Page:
#13: Who's Excited for a Trip to What's Left of the Beach?

I'm always on the hunt for ways to help define what we're trying to do here, and I think this quote from Ben Thompson, one of my favorite tech business writers, sums it up very well (despite not originally intended to be about rising oceans, or CRISPR, or lithium supplies, or bio-terror):

These are big questions, and I know I don't have all the answers. I think, though, said questions need to be asked with far more urgency before they are answered in the most unpleasant and unproductive way possible. 
-- Ben Thompson

The clock is always ticking.

Finally, some admin: I'm on vacation next week, and therefore there won't be a newsletter. Hopefully the world won't end because of ______. Hopefully they'll cure _____!

On to the news!

1. We "reported" a while back how Exxon's on the hook for decades of factual withholding regarding climate change. Were you also aware that at least three states have since launched investigations, and Exxon is suing back, claiming First Amendment rights? Because they're fuckers? - WIRED

"In a press conference in May, Texas Attorney General Ken Paxton called Walker’s investigation “a fishing expedition of the worst kind” and said it represented “an effort to punish Exxon for daring to hold opinions on climate change that differ from theirs.”

“This is about the criminalization of speech and the criminalization of thought,” he said."

+ MY NOTES: Everyone's entitled to an opinion, unless that opinion self-references something you've been doing for decades, that adversely affects the survival of an entire planet.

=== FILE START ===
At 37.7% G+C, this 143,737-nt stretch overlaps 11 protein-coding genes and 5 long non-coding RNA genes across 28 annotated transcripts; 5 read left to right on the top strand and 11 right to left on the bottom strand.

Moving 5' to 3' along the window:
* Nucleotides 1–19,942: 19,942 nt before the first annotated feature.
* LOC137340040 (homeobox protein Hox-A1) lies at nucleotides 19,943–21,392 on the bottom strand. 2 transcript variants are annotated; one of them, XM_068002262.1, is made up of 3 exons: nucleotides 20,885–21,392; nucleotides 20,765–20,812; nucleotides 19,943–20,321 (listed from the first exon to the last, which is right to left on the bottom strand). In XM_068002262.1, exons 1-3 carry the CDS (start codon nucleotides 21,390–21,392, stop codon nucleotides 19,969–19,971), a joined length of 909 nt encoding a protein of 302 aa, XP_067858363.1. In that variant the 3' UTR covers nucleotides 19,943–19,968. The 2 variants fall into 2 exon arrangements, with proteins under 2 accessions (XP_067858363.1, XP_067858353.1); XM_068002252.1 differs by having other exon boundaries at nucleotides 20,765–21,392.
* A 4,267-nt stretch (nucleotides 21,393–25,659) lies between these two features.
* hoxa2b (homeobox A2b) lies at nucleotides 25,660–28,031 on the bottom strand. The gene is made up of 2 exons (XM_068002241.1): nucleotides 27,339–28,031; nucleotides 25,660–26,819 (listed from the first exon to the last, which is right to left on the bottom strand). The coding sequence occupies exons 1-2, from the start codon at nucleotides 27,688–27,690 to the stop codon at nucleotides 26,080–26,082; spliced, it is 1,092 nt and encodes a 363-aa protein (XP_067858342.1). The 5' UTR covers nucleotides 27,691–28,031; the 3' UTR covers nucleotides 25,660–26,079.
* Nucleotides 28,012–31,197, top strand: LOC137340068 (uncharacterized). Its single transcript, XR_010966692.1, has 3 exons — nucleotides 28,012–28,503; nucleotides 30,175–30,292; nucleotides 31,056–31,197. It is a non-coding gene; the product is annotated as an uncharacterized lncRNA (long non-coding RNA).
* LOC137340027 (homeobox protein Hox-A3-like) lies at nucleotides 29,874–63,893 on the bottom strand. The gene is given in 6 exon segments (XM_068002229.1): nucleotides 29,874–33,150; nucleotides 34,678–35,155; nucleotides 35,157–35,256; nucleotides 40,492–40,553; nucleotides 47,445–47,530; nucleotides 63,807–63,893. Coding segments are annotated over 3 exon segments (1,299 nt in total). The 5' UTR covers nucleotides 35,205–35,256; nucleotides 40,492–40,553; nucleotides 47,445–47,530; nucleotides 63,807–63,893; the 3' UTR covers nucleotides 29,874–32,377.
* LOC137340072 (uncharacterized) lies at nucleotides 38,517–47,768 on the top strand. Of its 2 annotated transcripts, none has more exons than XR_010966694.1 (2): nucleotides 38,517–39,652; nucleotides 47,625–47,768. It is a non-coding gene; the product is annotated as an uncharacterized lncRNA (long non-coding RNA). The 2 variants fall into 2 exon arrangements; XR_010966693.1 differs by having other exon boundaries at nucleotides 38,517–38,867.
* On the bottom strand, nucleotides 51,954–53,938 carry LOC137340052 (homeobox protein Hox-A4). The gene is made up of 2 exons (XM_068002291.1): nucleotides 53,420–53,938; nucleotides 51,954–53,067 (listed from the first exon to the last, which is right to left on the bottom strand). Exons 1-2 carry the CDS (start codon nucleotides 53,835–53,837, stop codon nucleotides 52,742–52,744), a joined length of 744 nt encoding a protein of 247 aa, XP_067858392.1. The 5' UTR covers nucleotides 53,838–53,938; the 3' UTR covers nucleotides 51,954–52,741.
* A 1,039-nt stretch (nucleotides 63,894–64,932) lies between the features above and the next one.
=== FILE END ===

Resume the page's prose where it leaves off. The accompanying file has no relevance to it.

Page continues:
2. Capitalism isn't going anywhere, and if we're going to use immunotherapy drugs to make a massive dent in cancer, somebody's gotta make them. Trials are being fast-tracked. - The National Law Review

"The applications must contain at least one claim encompassing a method of ameliorating, treating or preventing a malignancy in a human subject where the steps of the method assist or boost the immune system in eradicating cancerous cells."

+ MY NOTES: Good news for cancer patients...and shareholders.

3. Untangling our electrical grid isn't going to be quite as easy as you think. - How We Get to Next

"To know where your electricity comes from is to know all the points it travels through: the generators that produce it, substations that route and distribute it, transmission lines that transport it, transformers that raise and lower its voltage, and the service that directs it into your home. But lest you think the process is as straightforward as I have described, I should mention that for each step there are further caveats and complications. Feeders are divided into primary and secondary; there are upwards of eight transformers in each substation; service boxes are also connected to manhole vaults that serve as access points to equipment; and power plants go by a plethora of other names (generators, power stations, powerhouses). Each step of the process could prompt its own exploration."

+ MY NOTES: How do we get to next? We start small.

4. Helllooooo, San Francisco. - IdleWords

"The first step towards a better tech economy is humility and recognition of limits. It's time to hold technology politically accountable for its promises. I am very suspicious of attempts to change the world that can't first work on a local scale. If after decades we can't improve quality of life in places where the tech élite actually lives, why would we possibly make life better anywhere else?"

+ MY NOTES: Amen.

5. A pancreatic cancer diagnosis is as bad as it gets. Baby steps. - Genetic Engineering and Biotechnology News

"The scientists utilized a mouse model of pancreatic cancer and found that when given either a FAK inhibitor or immune therapy alone the mice survived no longer than two months. Adding FAK inhibitors to standard chemotherapy improved tumor response over chemotherapy alone. However, the three-drug combination—FAK inhibitors, immune therapy, and chemotherapy—showed the best outcomes, more than tripling survival times in some mice. Astonishingly some mice were still alive without evidence of progressing disease at six months and beyond."

+ MY NOTES: I'll take it.